Db0 on the NAP and why it’s useless…

Db0 discusses how the Non-Aggression Principle is really a shallow principle which only takes substance when coupled with a specific view on what is or is not acceptable in a given society. Because the capitalists couple NAP with “self-ownership,” their usage of the NAP becomes a tyrannical one.

While it’s easy to understand that someone “aggresses” when they steal something from another person (which is why most other moral systems do not require a NAP to label theft as wrong), things get pretty murky when one goes beyond that. Do I “initiate force” when I use a productive machine without paying rent? How about if I pay only enough rent to cover the cost of the machine? Do I “initiate force” when I toil the unused land that is owned by someone else? How about when I trespass?

This is further complicated by the claims of the NAP proponents that the NAP does not excuse any and all acts of self-defence but is rather limited by the level of aggression. We’re informed that it does not in fact, grant the right of shooting trespassers. But this again does not really clarify the matter. Whereas in literal aggression, one is always aware of the level the initiator is using (threats, shoving, punching, lethal weapons etc) and can respond in kind, in this extended field of aggression you’re left to comparing apples with oranges. What is the correct response to someone trespassing your property? Trespassing on their property? Forcibly taking them out? Threatening to shoot them and then follow through if they don’t comply? The truth of the matter is that unlike literal aggression, you cannot discover how you can respond in kind intuitively.

On the issue of “self-ownership,” see my entries Self-ownership is a meaningless concept and The confusion of self-ownership

5 thoughts on “Db0 on the NAP and why it’s useless…

  1. […] feel the same about people who denigrate the libertarian notions of self-ownership and the non-aggression principle. The alternative to my being a self-owner is […]

  2. JA November 24, 2010 at 11:49

    Having read the whole article, I will say that the author makes good points about the problems of the non aggression principle and of right-wing libertarianism generally, I would point out that the author’s argument are used by authoritarian leftists to argue for very different conclusions than the author. As problematic as some propertarian ideas are, if you don’t have any way of dealing with these questions and see all human relations as having exploitative components than the argument is that there must be a state composed of an elite to decide how to spread the coercion around. This article is a criticism of some of those attacks on right-wing libertarianism. http://www.lewrockwell.com/rozeff/rozeff166.html Yes it’s from an “evil” libertarian site, but it would be fallacious to automatically dismiss something because of it’s origin. I realize that db0’s views and yours are not the same as those lawyers, but I simply want to point out the pitfalls of criticizing propertarian ideas in isolation of presenting a better liberty oriented view.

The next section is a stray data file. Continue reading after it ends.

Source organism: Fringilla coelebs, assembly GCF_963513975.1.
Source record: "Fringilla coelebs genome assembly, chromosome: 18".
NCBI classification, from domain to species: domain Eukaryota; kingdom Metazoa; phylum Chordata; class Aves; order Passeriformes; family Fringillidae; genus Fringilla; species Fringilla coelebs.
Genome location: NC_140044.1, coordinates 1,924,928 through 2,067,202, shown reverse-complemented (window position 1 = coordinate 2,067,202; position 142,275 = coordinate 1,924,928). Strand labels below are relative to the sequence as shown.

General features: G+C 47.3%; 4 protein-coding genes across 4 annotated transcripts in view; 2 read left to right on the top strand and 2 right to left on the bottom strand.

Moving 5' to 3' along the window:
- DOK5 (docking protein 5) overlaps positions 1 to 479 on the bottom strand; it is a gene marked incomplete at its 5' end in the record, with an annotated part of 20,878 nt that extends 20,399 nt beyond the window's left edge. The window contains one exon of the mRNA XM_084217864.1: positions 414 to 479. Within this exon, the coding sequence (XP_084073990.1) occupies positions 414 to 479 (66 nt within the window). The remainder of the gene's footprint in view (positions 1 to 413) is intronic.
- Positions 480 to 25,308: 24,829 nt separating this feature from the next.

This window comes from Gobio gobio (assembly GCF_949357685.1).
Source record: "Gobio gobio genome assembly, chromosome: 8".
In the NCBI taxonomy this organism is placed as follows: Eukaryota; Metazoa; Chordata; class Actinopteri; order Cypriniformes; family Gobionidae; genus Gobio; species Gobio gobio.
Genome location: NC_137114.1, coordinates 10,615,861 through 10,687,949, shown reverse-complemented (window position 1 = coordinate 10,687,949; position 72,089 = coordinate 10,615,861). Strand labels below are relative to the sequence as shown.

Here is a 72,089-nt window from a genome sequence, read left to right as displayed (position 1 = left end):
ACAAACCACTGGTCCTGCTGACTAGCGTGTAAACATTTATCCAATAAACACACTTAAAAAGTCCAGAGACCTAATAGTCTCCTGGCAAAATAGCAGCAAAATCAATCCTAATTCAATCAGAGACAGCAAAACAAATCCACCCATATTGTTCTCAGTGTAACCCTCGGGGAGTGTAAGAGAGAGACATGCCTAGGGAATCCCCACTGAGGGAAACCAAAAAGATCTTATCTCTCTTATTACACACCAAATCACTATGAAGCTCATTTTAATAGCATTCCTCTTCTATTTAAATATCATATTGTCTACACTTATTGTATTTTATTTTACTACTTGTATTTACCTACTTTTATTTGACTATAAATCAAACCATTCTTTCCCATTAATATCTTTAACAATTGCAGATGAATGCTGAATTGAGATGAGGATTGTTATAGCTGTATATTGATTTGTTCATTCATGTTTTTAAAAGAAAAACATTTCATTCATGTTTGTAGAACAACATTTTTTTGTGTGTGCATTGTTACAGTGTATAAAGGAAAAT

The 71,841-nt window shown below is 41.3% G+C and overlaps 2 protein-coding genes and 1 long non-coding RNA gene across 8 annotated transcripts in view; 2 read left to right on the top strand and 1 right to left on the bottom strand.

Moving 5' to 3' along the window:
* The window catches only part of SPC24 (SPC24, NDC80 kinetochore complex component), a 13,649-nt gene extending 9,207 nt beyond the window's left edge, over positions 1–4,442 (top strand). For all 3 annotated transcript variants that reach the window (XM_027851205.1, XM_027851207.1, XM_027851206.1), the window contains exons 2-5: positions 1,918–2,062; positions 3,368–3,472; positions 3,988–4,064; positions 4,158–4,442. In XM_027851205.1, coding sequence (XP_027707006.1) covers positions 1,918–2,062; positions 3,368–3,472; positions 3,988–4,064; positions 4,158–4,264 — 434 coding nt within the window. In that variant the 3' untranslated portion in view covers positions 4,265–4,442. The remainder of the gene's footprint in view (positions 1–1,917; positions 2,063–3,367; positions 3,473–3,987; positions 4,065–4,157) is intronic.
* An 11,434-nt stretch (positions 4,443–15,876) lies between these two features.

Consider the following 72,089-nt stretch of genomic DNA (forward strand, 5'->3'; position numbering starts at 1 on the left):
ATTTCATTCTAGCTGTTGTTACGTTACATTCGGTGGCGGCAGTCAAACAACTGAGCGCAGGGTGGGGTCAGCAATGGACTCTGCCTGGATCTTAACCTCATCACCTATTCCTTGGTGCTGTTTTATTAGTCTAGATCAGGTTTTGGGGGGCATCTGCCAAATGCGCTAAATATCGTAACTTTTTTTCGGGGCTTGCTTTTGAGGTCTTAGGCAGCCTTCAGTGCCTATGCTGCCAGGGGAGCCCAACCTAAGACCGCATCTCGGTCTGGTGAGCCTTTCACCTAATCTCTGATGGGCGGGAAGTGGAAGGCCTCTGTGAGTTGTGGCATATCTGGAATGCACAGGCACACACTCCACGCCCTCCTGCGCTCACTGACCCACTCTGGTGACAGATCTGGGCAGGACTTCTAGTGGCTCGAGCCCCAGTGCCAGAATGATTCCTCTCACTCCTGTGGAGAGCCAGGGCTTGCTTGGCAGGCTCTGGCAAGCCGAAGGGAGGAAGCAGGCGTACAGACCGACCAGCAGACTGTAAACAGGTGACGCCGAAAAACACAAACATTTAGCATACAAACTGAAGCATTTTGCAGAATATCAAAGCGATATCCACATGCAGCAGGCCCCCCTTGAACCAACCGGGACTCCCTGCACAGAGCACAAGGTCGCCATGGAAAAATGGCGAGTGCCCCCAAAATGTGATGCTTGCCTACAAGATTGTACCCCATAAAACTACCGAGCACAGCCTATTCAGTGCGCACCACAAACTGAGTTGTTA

• Francois Tremblay November 24, 2010 at 16:42

      What do you mean, “criticizing propertarian ideas in isolation of presenting a better liberty oriented view.” Have you not read this blog?

  3. JA November 25, 2010 at 07:03

    What do you mean, “criticizing propertarian ideas in isolation of presenting a better liberty oriented view.” Have you not read this blog?

    I certainly have and have found some of your writings to be quite valuable. When it comes to this issue though, I have found (and this is true among many left-anarchists) a lack of clarity. Having read the article and the comments On Kinsella’s blog discussing this issue, what I have found is a lot of arguing about definitions. While the NAP and self-ownership may be flawed, the proponents are trying to establish some concrete principles for deciding on whether certain actions are permitted. The question I would ask is when do you think it is permissible to restrain someone from committing certain actions and what criteria do you use.

    The reason that I ask that is because of my concern that such anti-self-ownership arguments might prove too much. Here is one example of a former right-libertarian who saw problems with that philosophy and that turned him into a run of the mill statist http://gene-callahan.blogspot.com/. Check out his posts on libertarianism and you will see what I am talking about.

    When I started to embrace left wing libertarian ideas, it was for the same reasons that I first identified with right libertarianism, because I believed in liberty. The reason I moved to left-wing branch was because it offered a fuller vision of freedom, in other words because it offered more liberty, not less.

    • Francois Tremblay November 25, 2010 at 15:14

      Clarity? Well now we’re getting into literary criticism. I guess if you don’t find my writings clear, that’s a matter to be discussed. But you can’t say I have written nothing on the issue.

Comments are closed.

%d bloggers like this: